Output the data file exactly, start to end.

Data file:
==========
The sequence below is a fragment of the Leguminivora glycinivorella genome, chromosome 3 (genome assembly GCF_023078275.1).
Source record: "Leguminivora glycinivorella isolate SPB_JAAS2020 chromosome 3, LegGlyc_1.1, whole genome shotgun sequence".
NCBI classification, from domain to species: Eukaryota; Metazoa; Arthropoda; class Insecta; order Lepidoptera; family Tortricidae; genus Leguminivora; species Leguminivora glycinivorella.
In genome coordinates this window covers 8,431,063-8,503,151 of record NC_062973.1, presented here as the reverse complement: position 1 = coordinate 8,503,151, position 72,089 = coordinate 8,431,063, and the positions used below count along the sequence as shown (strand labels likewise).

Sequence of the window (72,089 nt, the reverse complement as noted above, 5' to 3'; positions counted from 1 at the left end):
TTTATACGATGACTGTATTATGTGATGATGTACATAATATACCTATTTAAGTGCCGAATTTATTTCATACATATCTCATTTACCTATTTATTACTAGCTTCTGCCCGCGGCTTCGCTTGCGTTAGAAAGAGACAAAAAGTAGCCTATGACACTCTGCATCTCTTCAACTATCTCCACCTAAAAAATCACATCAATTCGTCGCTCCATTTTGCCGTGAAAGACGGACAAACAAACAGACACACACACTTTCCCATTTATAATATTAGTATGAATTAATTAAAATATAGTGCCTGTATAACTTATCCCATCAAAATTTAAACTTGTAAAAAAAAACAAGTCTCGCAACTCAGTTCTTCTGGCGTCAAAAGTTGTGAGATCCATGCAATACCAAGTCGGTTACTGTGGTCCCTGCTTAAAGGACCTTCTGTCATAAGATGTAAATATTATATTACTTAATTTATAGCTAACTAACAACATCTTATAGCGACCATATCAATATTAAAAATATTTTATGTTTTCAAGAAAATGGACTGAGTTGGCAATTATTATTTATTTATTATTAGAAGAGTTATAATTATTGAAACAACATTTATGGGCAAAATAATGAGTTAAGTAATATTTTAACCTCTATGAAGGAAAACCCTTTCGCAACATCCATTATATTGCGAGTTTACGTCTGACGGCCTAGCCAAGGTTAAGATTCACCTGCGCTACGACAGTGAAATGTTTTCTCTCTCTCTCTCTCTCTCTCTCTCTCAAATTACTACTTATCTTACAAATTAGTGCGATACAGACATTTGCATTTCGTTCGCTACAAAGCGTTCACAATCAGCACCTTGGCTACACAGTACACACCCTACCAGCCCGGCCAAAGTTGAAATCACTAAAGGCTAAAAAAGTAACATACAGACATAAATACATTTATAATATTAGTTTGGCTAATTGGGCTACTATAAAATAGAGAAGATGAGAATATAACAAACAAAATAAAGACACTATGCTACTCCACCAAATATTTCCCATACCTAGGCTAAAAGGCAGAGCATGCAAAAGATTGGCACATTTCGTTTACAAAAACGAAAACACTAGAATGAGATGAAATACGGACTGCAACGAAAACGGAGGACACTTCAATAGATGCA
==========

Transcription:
The sequence below is a fragment of the Leguminivora glycinivorella genome, chromosome 3 (genome assembly GCF_023078275.1).
Source record: "Leguminivora glycinivorella isolate SPB_JAAS2020 chromosome 3, LegGlyc_1.1, whole genome shotgun sequence".
NCBI classification, from domain to species: Eukaryota; Metazoa; Arthropoda; class Insecta; order Lepidoptera; family Tortricidae; genus Leguminivora; species Leguminivora glycinivorella.
In genome coordinates this window covers 8,431,063-8,503,151 of record NC_062973.1, presented here as the reverse complement: position 1 = coordinate 8,503,151, position 72,089 = coordinate 8,431,063, and the positions used below count along the sequence as shown (strand labels likewise).

Sequence of the window (72,089 nt, the reverse complement as noted above, 5' to 3'; positions counted from 1 at the left end):
TTTATACGATGACTGTATTATGTGATGATGTACATAATATACCTATTTAAGTGCCGAATTTATTTCATACATATCTCATTTACCTATTTATTACTAGCTTCTGCCCGCGGCTTCGCTTGCGTTAGAAAGAGACAAAAAGTAGCCTATGACACTCTGCATCTCTTCAACTATCTCCACCTAAAAAATCACATCAATTCGTCGCTCCATTTTGCCGTGAAAGACGGACAAACAAACAGACACACACACTTTCCCATTTATAATATTAGTATGAATTAATTAAAATATAGTGCCTGTATAACTTATCCCATCAAAATTTAAACTTGTAAAAAAAAACAAGTCTCGCAACTCAGTTCTTCTGGCGTCAAAAGTTGTGAGATCCATGCAATACCAAGTCGGTTACTGTGGTCCCTGCTTAAAGGACCTTCTGTCATAAGATGTAAATATTATATTACTTAATTTATAGCTAACTAACAACATCTTATAGCGACCATATCAATATTAAAAATATTTTATGTTTTCAAGAAAATGGACTGAGTTGGCAATTATTATTTATTTATTATTAGAAGAGTTATAATTATTGAAACAACATTTATGGGCAAAATAATGAGTTAAGTAATATTTTAACCTCTATGAAGGAAAACCCTTTCGCAACATCCATTATATTGCGAGTTTACGTCTGACGGCCTAGCCAAGGTTAAGATTCACCTGCGCTACGACAGTGAAATGTTTTCTCTCTCTCTCTCTCTCTCTCTCTCTCAAATTACTACTTATCTTACAAATTAGTGCGATACAGACATTTGCATTTCGTTCGCTACAAAGCGTTCACAATCAGCACCTTGGCTACACAGTACACACCCTACCAGCCCGGCCAAAGTTGAAATCACTAAAGGCTAAAAAAGTAACATACAGACATAAATACATTTATAATATTAGTTTGGCTAATTGGGCTACTATAAAATAGAGAAGATGAGAATATAACAAACAAAATAAAGACACTATGCTACTCCACCAAATATTTCCCATACCTAGGCTAAAAGGCAGAGCATGCAAAAGATTGGCACATTTCGTTTACAAAAACGAAAACACTAGAATGAGATGAAATACGGACTGCAACGAAAACGGAGGACACTTCAATAGATGCA